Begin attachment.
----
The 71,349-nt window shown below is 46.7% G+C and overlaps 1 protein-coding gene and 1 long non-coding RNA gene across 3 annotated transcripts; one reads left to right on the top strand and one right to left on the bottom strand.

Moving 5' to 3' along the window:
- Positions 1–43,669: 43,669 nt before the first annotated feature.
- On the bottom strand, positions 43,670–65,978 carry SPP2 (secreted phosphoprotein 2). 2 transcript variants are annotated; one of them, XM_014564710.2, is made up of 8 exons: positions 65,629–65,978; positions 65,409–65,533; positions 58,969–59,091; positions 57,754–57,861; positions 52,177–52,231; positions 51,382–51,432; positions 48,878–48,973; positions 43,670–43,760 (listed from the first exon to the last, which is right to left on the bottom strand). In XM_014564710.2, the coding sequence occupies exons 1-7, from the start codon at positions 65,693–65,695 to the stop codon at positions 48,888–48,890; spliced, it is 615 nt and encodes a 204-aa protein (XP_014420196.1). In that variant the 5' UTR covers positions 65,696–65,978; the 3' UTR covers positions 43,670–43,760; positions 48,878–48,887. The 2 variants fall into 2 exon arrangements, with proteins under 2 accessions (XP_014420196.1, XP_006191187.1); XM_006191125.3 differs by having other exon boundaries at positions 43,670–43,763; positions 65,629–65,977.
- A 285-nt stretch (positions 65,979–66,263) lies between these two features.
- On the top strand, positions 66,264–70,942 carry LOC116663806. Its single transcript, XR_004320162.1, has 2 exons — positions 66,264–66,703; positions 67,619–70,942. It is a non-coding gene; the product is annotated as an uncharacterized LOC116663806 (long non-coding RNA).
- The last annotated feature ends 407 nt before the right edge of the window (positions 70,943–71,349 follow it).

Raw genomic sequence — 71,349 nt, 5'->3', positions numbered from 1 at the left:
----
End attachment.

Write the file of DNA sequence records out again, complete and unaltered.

The 71,349-nt window shown below is 46.7% G+C and overlaps 1 protein-coding gene and 1 long non-coding RNA gene across 3 annotated transcripts; one reads left to right on the top strand and one right to left on the bottom strand.

Moving 5' to 3' along the window:
- Positions 1–43,669: 43,669 nt before the first annotated feature.
- On the bottom strand, positions 43,670–65,978 carry SPP2 (secreted phosphoprotein 2). 2 transcript variants are annotated; one of them, XM_014564710.2, is made up of 8 exons: positions 65,629–65,978; positions 65,409–65,533; positions 58,969–59,091; positions 57,754–57,861; positions 52,177–52,231; positions 51,382–51,432; positions 48,878–48,973; positions 43,670–43,760 (listed from the first exon to the last, which is right to left on the bottom strand). In XM_014564710.2, the coding sequence occupies exons 1-7, from the start codon at positions 65,693–65,695 to the stop codon at positions 48,888–48,890; spliced, it is 615 nt and encodes a 204-aa protein (XP_014420196.1). In that variant the 5' UTR covers positions 65,696–65,978; the 3' UTR covers positions 43,670–43,760; positions 48,878–48,887. The 2 variants fall into 2 exon arrangements, with proteins under 2 accessions (XP_014420196.1, XP_006191187.1); XM_006191125.3 differs by having other exon boundaries at positions 43,670–43,763; positions 65,629–65,977.
- A 285-nt stretch (positions 65,979–66,263) lies between these two features.
- On the top strand, positions 66,264–70,942 carry LOC116663806. Its single transcript, XR_004320162.1, has 2 exons — positions 66,264–66,703; positions 67,619–70,942. It is a non-coding gene; the product is annotated as an uncharacterized LOC116663806 (long non-coding RNA).
- The last annotated feature ends 407 nt before the right edge of the window (positions 70,943–71,349 follow it).

Raw genomic sequence — 71,349 nt, 5'->3', positions numbered from 1 at the left: